Judge halts COVID-19 restrictions on Kentucky agritourism


GEORGETOWN, Ky. (KT) - A state judge Thursday granted a temporary restraining order against Gov. Andy Beshear’s orders restricting agritourism businesses during the COVID-19 pandemic.

Scott Circuit Judge Brian Privett’s order halts the statewide enforcement of Beshear’s executive orders with respect to all 548 of Kentucky’s agritourism businesses registered with the Kentucky Department of Agriculture.

The judge’s order came in a lawsuit brought by Agriculture Commissioner Ryan Quarles and Evans Orchard and Cider Mill in Scott County. Attorney General Daniel Cameron joined them in the lawsuit.

“This is a clear win for the rule of law and will help Kentucky families and businesses across the commonwealth who have suffered and continue to suffer financial losses and economic hardship because of the Governor’s executive orders,” Cameron said in a press release.

The judge said in order to issue and enforce executive orders related to COVID-19, the governor must specify the state of emergency that requires the executive order, the location of the emergency, and the name of the local emergency management agency that has determined that the emergency is beyond its capabilities.

Beshear, who called the ruling “reckless” during his daily briefing Thursday, said his administration will immediately ask the Kentucky Court of Appeals to stop the judge’s order. “Those who brought and supported this lawsuit should be ashamed of themselves,” he said.

The governor said with coronavirus cases rising, the judge eliminated all restrictions on 548 businesses including farmers markets, distilleries and the Pike County Expo Center. Beshear said it could cause “rapid spread of COVID-19.”

The lawsuit puts to test the constitutionality and legality of Beshear’s use of executive power during the coronavirus pandemic to restrict the agritourism businesses.

“This ruling is a victory for the rule of law, public health, individual liberty, and small business owners across the commonwealth,” Quarles said in a news release. “The decision provides much needed certainty for businesses across the state as peak agritourism season approaches.”

Quarles said the court order sends a message to the Beshear administration to use Kentucky’s administrative laws and “seek cooperation from the public and the General Assembly in putting public health first.

“Surprisingly, lawyers for the governor admitted in court this week that the administration used the emergency regulatory process to expand telehealth during the pandemic, but they didn’t do that when they closed or began to reopen the economy,” he said.

“With cases rising around us, it is now more important than ever before that the Beshear administration prioritize public health and public input going forward,” he said. “If the Beshear administration believes new measures are needed to slow the spread of the coronavirus, they must stop trying to govern via executive order and begin following the emergency regulatory process that allows for public comment and input from the Kentucky General Assembly.”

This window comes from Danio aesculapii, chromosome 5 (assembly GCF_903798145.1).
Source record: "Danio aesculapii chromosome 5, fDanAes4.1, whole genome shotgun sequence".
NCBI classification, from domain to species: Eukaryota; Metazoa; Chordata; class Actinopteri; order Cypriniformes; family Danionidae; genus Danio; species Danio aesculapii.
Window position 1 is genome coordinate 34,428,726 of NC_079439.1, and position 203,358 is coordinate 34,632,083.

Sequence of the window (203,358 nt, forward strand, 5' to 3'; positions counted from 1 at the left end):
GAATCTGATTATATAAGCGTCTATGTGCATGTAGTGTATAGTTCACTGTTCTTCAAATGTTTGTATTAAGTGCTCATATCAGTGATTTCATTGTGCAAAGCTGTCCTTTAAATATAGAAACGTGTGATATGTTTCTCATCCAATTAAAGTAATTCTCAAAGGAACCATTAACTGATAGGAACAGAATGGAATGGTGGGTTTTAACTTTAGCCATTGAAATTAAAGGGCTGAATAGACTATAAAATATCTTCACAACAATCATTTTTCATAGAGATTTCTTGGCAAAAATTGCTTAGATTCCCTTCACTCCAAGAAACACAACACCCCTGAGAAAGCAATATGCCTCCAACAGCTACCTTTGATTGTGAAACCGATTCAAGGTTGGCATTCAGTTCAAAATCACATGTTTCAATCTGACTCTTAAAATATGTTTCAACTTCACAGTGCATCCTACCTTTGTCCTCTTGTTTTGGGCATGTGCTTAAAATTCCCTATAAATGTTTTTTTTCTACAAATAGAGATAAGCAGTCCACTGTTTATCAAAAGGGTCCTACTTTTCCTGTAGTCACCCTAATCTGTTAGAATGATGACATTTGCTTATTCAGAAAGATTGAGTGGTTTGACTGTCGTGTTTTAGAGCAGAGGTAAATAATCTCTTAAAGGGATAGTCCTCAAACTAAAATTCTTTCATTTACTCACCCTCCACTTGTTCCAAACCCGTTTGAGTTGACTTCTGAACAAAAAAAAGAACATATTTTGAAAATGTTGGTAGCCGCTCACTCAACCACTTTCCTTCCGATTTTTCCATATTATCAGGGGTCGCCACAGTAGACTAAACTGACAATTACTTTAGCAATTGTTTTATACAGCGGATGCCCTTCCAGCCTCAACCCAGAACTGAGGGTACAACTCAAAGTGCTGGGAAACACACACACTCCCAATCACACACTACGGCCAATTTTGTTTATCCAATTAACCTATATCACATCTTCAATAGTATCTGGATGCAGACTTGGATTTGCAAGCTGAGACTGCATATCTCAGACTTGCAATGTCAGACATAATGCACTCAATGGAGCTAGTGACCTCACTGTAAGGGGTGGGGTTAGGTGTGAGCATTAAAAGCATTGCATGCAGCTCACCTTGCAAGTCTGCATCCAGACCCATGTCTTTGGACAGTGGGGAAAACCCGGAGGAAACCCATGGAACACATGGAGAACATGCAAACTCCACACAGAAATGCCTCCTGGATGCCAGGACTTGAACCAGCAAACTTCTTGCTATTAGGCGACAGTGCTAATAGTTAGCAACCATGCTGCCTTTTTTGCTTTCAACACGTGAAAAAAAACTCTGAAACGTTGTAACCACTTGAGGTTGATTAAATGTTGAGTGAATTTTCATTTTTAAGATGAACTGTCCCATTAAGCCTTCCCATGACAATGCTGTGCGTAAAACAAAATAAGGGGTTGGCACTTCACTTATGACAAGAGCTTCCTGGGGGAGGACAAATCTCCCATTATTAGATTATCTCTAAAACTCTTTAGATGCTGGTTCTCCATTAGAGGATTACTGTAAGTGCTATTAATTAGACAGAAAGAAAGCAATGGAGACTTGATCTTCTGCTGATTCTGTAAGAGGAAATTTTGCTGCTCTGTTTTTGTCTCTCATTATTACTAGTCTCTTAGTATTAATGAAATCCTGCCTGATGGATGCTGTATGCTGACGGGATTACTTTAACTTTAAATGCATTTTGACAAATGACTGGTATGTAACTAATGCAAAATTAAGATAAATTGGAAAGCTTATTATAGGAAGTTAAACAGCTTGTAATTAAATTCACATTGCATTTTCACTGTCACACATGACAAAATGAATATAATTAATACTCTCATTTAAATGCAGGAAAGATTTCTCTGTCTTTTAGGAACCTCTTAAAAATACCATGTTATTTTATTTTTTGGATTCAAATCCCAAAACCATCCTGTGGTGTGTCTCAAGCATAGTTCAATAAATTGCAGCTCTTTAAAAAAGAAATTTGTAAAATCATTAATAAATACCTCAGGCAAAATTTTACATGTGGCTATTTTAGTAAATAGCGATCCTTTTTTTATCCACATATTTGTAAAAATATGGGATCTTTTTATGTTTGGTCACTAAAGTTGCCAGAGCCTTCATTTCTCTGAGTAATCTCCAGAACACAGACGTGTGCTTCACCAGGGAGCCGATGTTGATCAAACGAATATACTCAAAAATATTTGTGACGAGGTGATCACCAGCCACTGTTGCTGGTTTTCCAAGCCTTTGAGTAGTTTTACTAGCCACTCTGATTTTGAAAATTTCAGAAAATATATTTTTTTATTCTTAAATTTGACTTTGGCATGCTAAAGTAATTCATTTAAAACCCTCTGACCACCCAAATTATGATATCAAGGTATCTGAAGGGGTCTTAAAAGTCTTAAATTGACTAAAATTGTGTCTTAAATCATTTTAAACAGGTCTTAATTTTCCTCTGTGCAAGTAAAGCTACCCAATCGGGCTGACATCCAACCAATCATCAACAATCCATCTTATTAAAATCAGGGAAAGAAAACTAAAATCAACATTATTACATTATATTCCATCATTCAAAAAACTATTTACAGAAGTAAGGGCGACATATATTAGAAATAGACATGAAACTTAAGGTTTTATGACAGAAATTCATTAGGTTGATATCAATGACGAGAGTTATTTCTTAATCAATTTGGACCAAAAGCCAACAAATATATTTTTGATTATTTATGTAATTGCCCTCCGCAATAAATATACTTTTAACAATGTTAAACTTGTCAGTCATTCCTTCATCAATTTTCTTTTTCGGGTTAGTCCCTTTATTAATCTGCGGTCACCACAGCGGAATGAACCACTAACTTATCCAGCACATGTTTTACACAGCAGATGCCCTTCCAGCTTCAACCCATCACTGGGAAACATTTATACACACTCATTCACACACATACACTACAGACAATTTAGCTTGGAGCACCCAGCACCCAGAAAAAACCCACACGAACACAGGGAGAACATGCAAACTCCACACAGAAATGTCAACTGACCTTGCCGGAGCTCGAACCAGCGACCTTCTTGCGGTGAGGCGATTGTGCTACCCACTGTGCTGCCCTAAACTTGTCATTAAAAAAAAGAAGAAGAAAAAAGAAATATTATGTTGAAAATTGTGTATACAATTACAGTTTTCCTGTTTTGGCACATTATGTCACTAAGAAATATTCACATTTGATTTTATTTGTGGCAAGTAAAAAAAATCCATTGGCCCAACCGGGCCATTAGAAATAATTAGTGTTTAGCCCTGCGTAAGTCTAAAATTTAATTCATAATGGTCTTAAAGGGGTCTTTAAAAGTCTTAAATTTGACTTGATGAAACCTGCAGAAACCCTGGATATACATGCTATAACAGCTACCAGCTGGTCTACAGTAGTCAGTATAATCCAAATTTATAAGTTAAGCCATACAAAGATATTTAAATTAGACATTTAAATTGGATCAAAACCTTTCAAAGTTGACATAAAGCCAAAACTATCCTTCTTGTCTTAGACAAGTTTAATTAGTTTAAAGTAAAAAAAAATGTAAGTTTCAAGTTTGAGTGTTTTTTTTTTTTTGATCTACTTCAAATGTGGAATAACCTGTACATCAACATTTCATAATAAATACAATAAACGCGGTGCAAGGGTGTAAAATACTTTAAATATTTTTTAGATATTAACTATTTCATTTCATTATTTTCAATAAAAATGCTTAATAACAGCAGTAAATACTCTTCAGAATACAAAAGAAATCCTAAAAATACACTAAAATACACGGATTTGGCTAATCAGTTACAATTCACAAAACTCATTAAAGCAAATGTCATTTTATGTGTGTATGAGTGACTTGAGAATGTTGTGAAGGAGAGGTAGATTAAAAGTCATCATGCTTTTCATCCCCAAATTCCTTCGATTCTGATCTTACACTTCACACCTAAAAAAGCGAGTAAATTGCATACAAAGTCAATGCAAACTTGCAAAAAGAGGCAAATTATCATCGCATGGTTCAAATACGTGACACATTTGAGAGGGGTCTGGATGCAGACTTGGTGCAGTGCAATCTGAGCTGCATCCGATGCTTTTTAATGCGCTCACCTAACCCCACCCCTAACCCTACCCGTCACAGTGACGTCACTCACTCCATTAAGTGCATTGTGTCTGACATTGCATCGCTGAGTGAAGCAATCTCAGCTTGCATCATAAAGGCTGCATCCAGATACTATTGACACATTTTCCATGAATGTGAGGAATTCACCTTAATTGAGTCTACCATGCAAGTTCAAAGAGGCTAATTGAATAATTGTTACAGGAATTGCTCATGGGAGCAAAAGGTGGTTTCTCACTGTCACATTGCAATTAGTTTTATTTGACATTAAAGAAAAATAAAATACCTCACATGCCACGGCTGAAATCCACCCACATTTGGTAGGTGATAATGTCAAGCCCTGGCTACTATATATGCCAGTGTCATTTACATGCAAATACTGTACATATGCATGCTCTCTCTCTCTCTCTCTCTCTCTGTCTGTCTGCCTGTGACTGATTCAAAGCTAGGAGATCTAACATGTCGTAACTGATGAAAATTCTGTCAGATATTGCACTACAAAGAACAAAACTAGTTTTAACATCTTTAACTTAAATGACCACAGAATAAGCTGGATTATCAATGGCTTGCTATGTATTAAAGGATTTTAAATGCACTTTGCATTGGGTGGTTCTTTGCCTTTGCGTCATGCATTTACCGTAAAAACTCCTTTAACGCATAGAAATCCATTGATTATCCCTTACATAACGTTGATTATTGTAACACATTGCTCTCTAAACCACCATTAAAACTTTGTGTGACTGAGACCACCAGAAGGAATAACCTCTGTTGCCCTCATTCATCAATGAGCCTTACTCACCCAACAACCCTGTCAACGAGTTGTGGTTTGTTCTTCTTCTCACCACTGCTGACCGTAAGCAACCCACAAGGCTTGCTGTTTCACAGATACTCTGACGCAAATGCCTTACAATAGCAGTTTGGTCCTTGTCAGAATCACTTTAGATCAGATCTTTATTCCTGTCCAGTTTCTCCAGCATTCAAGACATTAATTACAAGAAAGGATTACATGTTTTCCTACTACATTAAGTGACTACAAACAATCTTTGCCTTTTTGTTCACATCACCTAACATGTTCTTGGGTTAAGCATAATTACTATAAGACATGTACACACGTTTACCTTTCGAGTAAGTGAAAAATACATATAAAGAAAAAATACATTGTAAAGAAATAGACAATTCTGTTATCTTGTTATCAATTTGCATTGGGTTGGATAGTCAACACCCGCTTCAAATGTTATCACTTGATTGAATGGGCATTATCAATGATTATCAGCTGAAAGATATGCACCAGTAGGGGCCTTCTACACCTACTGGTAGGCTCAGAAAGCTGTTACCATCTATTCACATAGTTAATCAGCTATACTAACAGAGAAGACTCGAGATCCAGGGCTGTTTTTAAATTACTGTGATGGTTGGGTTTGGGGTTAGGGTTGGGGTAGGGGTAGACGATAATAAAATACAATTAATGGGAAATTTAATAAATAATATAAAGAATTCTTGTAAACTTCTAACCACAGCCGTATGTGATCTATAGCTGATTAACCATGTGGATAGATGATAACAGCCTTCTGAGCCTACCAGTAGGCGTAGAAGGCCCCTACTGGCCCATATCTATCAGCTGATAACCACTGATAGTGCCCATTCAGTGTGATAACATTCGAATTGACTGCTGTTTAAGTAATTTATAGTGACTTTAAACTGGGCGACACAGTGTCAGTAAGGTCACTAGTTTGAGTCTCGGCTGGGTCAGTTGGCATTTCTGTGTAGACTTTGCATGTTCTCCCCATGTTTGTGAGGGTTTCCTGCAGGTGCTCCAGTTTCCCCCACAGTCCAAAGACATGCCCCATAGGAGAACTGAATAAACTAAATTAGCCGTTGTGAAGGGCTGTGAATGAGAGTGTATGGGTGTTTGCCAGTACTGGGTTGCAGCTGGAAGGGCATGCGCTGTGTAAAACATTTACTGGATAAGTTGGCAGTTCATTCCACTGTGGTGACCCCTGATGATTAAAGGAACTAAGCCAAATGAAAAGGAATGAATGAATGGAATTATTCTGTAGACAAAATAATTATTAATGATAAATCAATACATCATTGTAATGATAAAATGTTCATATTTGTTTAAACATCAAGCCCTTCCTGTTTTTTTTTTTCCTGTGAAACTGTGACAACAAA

Evans Orchard and Cider Mill is a fifth-generation family farm-owned agritourism destination in Georgetown, offering an orchard, a 96,000-square foot-playground, and a converted barn facility that serves as an event venue.

It says it instituted new public health guidelines and procedures during the COVID-19 pandemic in compliance with Beshear’s executive orders, including requiring employees to wear masks, sanitation protocols for the facility, and reduced capacity to comply with social distancing.  In one instance,

Evans Orchard was told by the local health department that they could not allow more than 10 individuals at a time into the business’s 96,000 square foot attraction.

“Without this temporary restraining order, the business could not operate its playground and event venue profitably for the remainder of the calendar year,” Quarles said.

Quarles responded to Beshear’s statements from the press conference Thursday afternoon with a press release.

"Contrary to the governor’s performance this afternoon, this lawsuit isn’t about him. It isn’t political. It isn’t personal. It’s about people who have been deprived of their rights to participate in the policy-making process,” he said. "All that I am asking him to do is to issue emergency administrative regulations that take effect immediately - with a public comment period, like the law requires. The governor’s rhetoric makes it sound like he is unaware of this part of the law.”


No comments on this story | Please log in to comment by clicking here
Please log in or register to add your comment

Powered by Creative Circle Media Solutions